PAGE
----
When she was 13 and home alone on November 30, she took her own life with one of her parents’ guns. My high-school sweetheart told me the news after my shift. I battled depression for over a year afterwards, wishing I had been a better, stronger teenage role model when I babysat her and that I had been there for her when she needed help. The holidays are always hard now. I had my first child this year; I’m hoping that making the holidays special for her will help distract me more than when I’d try to do holiday things on the weekend with my nephews, in previous years.


“Our daddy is dead.” I cannot forget those words and the heart-stopping gut punch that I felt as my brother told me that my best friend, mentor and rock was no longer. It was not the PTSD from Korea and Vietnam, the diabetes, the loss of his legs, nor the self-medicating with alcohol that ended his life; it was his easy access to a gun in those final moments when he lost all hope. His youngest brother followed a couple of years later, also with that same instrument of death, destruction and loss. Suicide may be an individual choice, but I firmly believe that my dear father and uncle would still be on this earth if not for a gun.

Tanya R

My grandfather was a reserved man; quiet, usually in the background. I didn’t know him well; I don’t have many memories of him. Until Christmas Day, 1985.

I was 9. It wasn’t a banner year for me, as my father had suffered a series of heart attacks and would never leave the hospital, but we had traveled to see the grandparents anyway. I got a set of jacks in my stocking, and I was sitting on the floor playing with them after we’d opened all the presents. My six-foot tall Grandpa sat down, long legs sprawled out, and played with me. It’s seared in my memory, because now I know it was his way of saying goodbye. The next morning, my grandmother wandered the house, wondering where Grandpa was, asking everyone if they’d seen him or if he’d said anything about going anywhere. And then she found him, and I remember the screams and the terror. He’d taken the rifle in the garage, and he’d taken his own life. Depression, alcohol, fear – they changed my grandfather. But the gun – that’s what took his life.

Zoe Moore

My name is Zoe Moore. Dana Harvey was my daughter. When Dana was born, I knew she was special. At eight years of age, she taught herself to speak Arabic. She was always inquisitive. In 1997, I left Dana with her stepfather to finish school. In 2002 she began to visit me; I started noticing something different when she was a teenager. Then, when she was 18, she moved back to San Diego. Her stepfather was no longer able to cope with her, and in 2005, she moved back with me.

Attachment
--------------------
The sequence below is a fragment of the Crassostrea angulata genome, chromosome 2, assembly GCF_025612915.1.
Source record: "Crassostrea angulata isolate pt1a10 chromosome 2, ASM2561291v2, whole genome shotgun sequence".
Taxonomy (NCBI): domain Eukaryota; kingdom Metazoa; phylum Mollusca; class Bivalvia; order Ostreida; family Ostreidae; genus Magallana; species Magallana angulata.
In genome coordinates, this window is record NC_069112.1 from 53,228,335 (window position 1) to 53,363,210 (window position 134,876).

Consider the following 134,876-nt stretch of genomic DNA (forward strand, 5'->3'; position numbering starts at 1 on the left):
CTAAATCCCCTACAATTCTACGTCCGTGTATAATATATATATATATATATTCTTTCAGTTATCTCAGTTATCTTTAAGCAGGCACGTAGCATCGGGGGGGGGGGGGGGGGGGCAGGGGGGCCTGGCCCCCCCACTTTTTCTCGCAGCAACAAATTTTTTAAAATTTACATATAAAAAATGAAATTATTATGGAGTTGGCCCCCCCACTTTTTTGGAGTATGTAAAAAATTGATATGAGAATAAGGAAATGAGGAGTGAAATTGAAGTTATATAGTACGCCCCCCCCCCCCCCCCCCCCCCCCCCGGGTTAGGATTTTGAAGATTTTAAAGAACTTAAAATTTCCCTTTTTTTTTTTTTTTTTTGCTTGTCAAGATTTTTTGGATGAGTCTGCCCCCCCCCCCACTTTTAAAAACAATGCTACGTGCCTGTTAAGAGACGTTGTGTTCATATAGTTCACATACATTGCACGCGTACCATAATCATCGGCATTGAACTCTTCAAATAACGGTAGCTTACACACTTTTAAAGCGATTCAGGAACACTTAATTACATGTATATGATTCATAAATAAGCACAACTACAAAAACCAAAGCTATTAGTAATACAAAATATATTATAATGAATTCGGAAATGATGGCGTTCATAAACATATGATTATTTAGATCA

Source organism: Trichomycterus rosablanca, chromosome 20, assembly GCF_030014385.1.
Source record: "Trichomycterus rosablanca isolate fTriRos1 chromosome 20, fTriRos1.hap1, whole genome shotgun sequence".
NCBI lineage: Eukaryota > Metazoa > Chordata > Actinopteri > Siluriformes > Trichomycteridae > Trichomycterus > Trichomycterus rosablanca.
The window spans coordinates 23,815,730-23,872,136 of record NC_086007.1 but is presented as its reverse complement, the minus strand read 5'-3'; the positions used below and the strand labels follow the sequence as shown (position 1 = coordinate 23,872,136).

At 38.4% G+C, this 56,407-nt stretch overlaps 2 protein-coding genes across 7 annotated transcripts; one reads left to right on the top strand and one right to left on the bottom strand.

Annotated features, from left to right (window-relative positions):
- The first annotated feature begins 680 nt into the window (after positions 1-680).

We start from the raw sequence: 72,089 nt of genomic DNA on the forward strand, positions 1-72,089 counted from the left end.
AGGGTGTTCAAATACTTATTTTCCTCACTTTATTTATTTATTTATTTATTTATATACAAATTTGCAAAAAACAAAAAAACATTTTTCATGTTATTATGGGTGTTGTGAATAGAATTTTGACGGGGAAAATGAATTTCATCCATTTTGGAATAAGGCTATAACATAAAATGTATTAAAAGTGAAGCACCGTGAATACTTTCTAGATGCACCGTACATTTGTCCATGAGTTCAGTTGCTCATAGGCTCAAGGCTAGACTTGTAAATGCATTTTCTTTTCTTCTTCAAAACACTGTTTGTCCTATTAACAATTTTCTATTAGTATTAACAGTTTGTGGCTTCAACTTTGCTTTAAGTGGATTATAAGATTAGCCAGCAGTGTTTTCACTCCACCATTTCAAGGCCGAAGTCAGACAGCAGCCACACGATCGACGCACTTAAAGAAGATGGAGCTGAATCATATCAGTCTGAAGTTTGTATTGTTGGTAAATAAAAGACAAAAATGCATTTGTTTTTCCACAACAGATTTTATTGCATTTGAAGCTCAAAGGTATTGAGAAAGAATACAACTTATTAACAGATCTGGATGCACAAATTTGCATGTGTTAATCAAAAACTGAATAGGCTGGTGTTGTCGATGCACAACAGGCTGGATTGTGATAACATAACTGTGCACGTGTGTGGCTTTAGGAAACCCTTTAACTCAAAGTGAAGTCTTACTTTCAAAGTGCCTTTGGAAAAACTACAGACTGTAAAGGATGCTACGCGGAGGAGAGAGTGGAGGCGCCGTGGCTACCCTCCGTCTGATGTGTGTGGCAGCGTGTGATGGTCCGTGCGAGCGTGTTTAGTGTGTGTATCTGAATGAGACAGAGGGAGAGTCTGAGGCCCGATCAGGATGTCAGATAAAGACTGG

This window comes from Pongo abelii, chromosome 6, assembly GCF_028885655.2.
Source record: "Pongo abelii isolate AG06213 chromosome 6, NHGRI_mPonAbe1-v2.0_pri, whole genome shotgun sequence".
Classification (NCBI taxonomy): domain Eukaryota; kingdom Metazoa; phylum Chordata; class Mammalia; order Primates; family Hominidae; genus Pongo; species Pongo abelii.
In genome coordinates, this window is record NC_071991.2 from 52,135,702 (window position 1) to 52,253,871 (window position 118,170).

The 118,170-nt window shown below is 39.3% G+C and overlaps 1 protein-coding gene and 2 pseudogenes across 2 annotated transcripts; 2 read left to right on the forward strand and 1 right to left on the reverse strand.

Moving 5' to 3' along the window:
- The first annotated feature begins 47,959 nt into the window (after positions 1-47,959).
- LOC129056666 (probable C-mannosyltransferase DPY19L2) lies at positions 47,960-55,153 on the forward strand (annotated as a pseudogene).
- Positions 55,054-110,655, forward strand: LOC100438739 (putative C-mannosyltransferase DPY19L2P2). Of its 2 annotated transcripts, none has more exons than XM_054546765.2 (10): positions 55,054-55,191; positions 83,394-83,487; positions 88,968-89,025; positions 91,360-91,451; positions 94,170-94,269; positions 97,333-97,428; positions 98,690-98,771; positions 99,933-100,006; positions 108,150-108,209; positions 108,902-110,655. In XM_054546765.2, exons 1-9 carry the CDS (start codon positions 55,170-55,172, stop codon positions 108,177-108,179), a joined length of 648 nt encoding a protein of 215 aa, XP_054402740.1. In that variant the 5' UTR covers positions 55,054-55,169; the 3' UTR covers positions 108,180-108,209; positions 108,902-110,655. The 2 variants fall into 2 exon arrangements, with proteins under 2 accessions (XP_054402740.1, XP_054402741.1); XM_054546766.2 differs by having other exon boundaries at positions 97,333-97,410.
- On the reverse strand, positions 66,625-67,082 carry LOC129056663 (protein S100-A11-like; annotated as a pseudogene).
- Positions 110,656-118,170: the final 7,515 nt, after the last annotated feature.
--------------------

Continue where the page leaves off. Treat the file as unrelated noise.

Dana began manifesting mental illness. Her illness (schizophrenia, delusional) was full-blown by 2005. I began seeking help for her, but I was limited in what I could do, due to privacy laws. Sometimes her mental illness got so bad that she would run out the door, I would phone the police, and she would be taken to the hospital. As her illness became more intense, and she became suicidal, I tried to warn the authorities. Unfortunately Dana was able to obtain a gun permit, despite her mental illness. She bought a .38 pistol and shot herself in the head on January 10, 2010, at the age of 27.

Kathi Aker

One of my nephews, 24, my beloved only sister, 49, and one of my precious brothers, 64, all killed themselves using guns.

My family had reason to believe that my nephew, Cord, was perhaps experiencing the emergence of schizophrenia due to things he said to his girlfriend and people at work before his death.

My sister, Lisa, was diagnosed with bipolar depression in her late teens and battled her demons all her life, with intermittent intervention from professionals and treatment with medication. Her HMO had just changed her meds, due to cost concerns, before her death.

My brother, Franz, had been forced out of a lifetime of service in the U.S. Navy after 19 years, saving the government pension costs. He was being treated for Seasonal Affective Disorder, but, we learned after his death, he had stopped taking his medication.

I have been suicidal and self-harming and am currently in prolonged remission from severe depression due to strong medical support and proper medication. I believe if I’d had access to a gun, I might not be here.